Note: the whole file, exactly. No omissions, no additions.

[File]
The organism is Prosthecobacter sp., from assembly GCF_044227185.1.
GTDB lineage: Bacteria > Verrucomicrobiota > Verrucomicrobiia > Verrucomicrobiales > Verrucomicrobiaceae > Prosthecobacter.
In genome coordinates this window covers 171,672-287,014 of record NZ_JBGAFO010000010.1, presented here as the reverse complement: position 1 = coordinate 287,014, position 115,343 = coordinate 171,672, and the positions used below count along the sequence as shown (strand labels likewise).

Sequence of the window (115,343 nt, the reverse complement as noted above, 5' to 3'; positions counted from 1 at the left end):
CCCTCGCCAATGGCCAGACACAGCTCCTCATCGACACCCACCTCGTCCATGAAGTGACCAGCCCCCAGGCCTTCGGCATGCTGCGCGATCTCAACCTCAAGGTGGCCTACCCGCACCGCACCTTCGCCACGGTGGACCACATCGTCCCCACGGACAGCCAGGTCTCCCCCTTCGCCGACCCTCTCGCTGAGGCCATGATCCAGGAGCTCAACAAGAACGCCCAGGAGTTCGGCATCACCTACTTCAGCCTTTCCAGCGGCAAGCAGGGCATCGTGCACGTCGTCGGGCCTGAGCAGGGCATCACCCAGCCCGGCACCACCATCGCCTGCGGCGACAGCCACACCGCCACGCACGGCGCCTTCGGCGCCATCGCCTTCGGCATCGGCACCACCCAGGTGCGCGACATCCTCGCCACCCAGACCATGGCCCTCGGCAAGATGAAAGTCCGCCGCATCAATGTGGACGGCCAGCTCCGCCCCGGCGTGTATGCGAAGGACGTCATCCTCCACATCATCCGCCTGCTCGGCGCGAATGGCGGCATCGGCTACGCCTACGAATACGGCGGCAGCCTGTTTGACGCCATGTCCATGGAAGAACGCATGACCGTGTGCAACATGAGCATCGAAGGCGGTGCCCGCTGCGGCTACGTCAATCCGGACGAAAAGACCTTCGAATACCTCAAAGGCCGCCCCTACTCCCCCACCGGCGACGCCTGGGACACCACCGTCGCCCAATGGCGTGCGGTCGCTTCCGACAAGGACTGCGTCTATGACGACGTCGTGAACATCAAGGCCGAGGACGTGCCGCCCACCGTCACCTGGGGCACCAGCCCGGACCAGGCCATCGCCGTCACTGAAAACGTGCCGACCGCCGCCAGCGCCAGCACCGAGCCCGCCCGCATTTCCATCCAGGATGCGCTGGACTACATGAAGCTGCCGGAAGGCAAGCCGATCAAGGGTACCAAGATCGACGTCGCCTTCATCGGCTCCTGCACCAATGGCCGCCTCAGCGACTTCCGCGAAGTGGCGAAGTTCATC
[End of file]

The organism is Prosthecobacter sp., from assembly GCF_044227185.1.
GTDB lineage: Bacteria > Verrucomicrobiota > Verrucomicrobiia > Verrucomicrobiales > Verrucomicrobiaceae > Prosthecobacter.
In genome coordinates this window covers 171,672-287,014 of record NZ_JBGAFO010000010.1, presented here as the reverse complement: position 1 = coordinate 287,014, position 115,343 = coordinate 171,672, and the positions used below count along the sequence as shown (strand labels likewise).

Sequence of the window (115,343 nt, the reverse complement as noted above, 5' to 3'; positions counted from 1 at the left end):
CCCTCGCCAATGGCCAGACACAGCTCCTCATCGACACCCACCTCGTCCATGAAGTGACCAGCCCCCAGGCCTTCGGCATGCTGCGCGATCTCAACCTCAAGGTGGCCTACCCGCACCGCACCTTCGCCACGGTGGACCACATCGTCCCCACGGACAGCCAGGTCTCCCCCTTCGCCGACCCTCTCGCTGAGGCCATGATCCAGGAGCTCAACAAGAACGCCCAGGAGTTCGGCATCACCTACTTCAGCCTTTCCAGCGGCAAGCAGGGCATCGTGCACGTCGTCGGGCCTGAGCAGGGCATCACCCAGCCCGGCACCACCATCGCCTGCGGCGACAGCCACACCGCCACGCACGGCGCCTTCGGCGCCATCGCCTTCGGCATCGGCACCACCCAGGTGCGCGACATCCTCGCCACCCAGACCATGGCCCTCGGCAAGATGAAAGTCCGCCGCATCAATGTGGACGGCCAGCTCCGCCCCGGCGTGTATGCGAAGGACGTCATCCTCCACATCATCCGCCTGCTCGGCGCGAATGGCGGCATCGGCTACGCCTACGAATACGGCGGCAGCCTGTTTGACGCCATGTCCATGGAAGAACGCATGACCGTGTGCAACATGAGCATCGAAGGCGGTGCCCGCTGCGGCTACGTCAATCCGGACGAAAAGACCTTCGAATACCTCAAAGGCCGCCCCTACTCCCCCACCGGCGACGCCTGGGACACCACCGTCGCCCAATGGCGTGCGGTCGCTTCCGACAAGGACTGCGTCTATGACGACGTCGTGAACATCAAGGCCGAGGACGTGCCGCCCACCGTCACCTGGGGCACCAGCCCGGACCAGGCCATCGCCGTCACTGAAAACGTGCCGACCGCCGCCAGCGCCAGCACCGAGCCCGCCCGCATTTCCATCCAGGATGCGCTGGACTACATGAAGCTGCCGGAAGGCAAGCCGATCAAGGGTACCAAGATCGACGTCGCCTTCATCGGCTCCTGCACCAATGGCCGCCTCAGCGACTTCCGCGAAGTGGCGAAGTTCATC